Review: WedgEZ Outlet Plug Remover for No-Hassle Babyproofing

Photo of my wife's hand gripping the WedgEZ claw as it pries out an electrical socket plug. An inset photo shows the gadget stored attached to a wound vacuum cleaner cord.

I wasted a lot of money and personal strife on babyproofing products with our first child. What I really needed was The Electric Claw. Okay, it’s called WedgEZ by For Our Future LLC, but my wife pronounces it "wedgies." The Claw sounds cooler than a high school prank.

Here’s how our babyproofing went:

Step 1: Buy a couple dozen standard electrical socket plugs, then realize that when you need to remove a plug you have been doomed to your own personal hell.

Step 2: Buy advanced plugs with two buttons you press to remove, then realize you need Herculean finger muscles to make them work.

Step 3: Buy suction-style plugs that claim easy removal by adults, then realize you may pull the socket screws clean off the wall before the damn plug ever dislodges.

Step 4: Buy entirely new socket plates with swiveling covers, then realize you don’t want to redo every socket in your house and then be annoyed every time you plug something in.

Step 5: Switch back to standard plugs and let your fingernails grow long.

Say hello to WedgEZ, a plastic outlet plug remover. It’s an orange sickle or claw-shaped piece of hard plastic that acts like one badass fingernail. In another life it may have been a pumpkin-carving tool.

Slide the thin edge between the plug and socket, and pull. The plug goes flying. The two words that describe this gadget are "easy" and "effortless."

Sure, I don’t want to go running for a gadget every time I plug a device into the wall. But it’s easier and cheaper than the alternatives, and the WedgEZ has four gripper prongs that allow you to attach it to a vacuum cleaner cord. Stash two extra claws around the house out of your toddler’s reach.

It’s priced right at $4 or three for $10. Standard no-frills socket plugs are dirt cheap at prices like 36 for $3, and combined with WedgEZ, you are set. I like simple solutions.

[A WedgEZ was sent to Thingamababy for review. My only mistake, with a second child due in 4 months, was not asking for more.]


7 Responses to “Review: WedgEZ Outlet Plug Remover for No-Hassle Babyproofing”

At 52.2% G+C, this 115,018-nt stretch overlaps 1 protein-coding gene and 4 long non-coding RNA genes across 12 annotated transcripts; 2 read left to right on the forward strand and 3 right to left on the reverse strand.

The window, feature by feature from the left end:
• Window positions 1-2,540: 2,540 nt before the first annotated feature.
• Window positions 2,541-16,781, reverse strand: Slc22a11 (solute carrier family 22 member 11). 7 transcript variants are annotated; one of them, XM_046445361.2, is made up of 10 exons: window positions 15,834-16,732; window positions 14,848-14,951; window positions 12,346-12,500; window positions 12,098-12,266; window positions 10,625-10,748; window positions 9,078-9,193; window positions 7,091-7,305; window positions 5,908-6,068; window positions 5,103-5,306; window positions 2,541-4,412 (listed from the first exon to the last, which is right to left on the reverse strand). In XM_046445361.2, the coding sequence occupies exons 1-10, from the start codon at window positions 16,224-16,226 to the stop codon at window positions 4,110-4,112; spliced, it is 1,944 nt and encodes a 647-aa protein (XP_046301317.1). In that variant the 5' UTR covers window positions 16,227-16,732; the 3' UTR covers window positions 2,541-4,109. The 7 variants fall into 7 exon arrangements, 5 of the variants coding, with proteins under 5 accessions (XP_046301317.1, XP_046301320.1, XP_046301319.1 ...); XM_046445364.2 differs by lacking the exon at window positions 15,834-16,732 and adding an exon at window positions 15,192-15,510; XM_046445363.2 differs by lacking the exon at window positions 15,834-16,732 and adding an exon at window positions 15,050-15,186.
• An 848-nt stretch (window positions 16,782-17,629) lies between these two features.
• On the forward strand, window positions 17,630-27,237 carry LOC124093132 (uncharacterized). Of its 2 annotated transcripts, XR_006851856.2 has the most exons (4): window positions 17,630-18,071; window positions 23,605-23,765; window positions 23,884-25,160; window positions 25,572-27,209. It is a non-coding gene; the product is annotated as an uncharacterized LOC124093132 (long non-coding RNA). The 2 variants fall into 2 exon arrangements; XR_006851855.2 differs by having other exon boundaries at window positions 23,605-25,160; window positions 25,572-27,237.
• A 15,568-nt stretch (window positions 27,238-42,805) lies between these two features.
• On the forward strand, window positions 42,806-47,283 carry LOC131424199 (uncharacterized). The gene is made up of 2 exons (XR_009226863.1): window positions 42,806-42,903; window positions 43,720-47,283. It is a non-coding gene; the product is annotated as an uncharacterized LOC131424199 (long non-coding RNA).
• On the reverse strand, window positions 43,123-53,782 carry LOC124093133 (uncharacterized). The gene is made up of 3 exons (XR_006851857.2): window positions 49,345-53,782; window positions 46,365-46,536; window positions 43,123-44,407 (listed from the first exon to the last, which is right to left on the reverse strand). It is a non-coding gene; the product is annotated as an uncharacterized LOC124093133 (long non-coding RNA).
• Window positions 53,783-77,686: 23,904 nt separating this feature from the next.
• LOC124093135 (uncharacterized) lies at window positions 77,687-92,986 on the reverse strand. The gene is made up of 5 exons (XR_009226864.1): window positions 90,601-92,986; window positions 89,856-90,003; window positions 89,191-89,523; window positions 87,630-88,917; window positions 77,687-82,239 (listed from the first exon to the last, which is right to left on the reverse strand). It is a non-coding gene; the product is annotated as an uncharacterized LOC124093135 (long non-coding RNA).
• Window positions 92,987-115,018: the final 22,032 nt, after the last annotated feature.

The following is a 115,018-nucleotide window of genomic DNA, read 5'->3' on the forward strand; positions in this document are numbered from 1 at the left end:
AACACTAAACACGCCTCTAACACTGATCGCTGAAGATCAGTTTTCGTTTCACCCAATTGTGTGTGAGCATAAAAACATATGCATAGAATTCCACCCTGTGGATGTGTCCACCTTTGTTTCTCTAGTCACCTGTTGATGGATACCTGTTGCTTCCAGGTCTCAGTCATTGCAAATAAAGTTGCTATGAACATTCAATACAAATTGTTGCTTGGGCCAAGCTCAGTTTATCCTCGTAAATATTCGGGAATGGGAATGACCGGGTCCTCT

1. Kaely says:

    I like the whole plate covers personally, though we have the ones that slide side to side instead of swiveling.

    They were especially helpful during the 6 months where we were living with my parents (we were hurricane refugees) who could not be trusted to put the cap back on after they were finished using the outlet.

    November 21st, 2007 at 4:57 am

  2. Mama Peach says:

    Our entire house is covered in those darn two-button plugs and wouldn’t you know, it prevents me from using ANYTHING that requires my little fingers getting those things out (like vacuuming, what a shame!)

    I feel like a kid myself sometimes.

    I will definitely be checking this tool out with number 2. I hope it’s available in Canada.

    November 21st, 2007 at 6:46 am

  3. James Carrington says:

    Thanks for the recommendation! I have been dealing with these outlet plugs for 6 months. I am buying a WedgEZ today!

    And I will take your advice… 3-pack all the way.

    November 22nd, 2007 at 4:17 pm

  4. Lisa says:

    Hmmmm………..I have 36 of these plugs on my walls. And if i want them off i just ask my 3 year old son. He’ll take them off lickety split! No wedgeez needed.

    November 24th, 2007 at 6:17 pm

  5. Jamie says:

    When I need to remove a safety cover from an outlet, I insert the metal prong on whatever electrical device I plan to use (typically the vacuum) into the small gap and pry off the cover. We’ve purchased a couple of different brands of electrical outlet caps and each brand has featured a small gap located on one side of the cap that’s just about the width and diameter of the prongs of an electrical plug – I just assumed that this was an intentional design feature.

    November 27th, 2007 at 2:27 pm

  6. AJ says:

    Jamie, that makes sense, however…

    1) Many plugs don’t have dimples for being pried out with an electrical plug prong.

    2) Some of my plugs have the dimple, but half the time I insert plug upside down and the dimple faces inaccessibly down instead of up.

    3) When I do have the dimple in the correct position and I pry the plug out using the plug prong, I end up seriously bending the prong… and not in a leaning sort of way, but at the prong’s midpoint bending it in half — which makes it much harder to bend back into position.

    4) pry… plug… prong… I hate alliteration. I’m sticking with WedgEZ.

    December 13th, 2007 at 10:52 am

  7. Jamie says:

    Ah, good point, AJ. It is tougher to remove the plug covers when they’re upside down (as I recently discovered). Glad that the WedgeEZ makes things simpler!

    January 5th, 2008 at 12:22 pm

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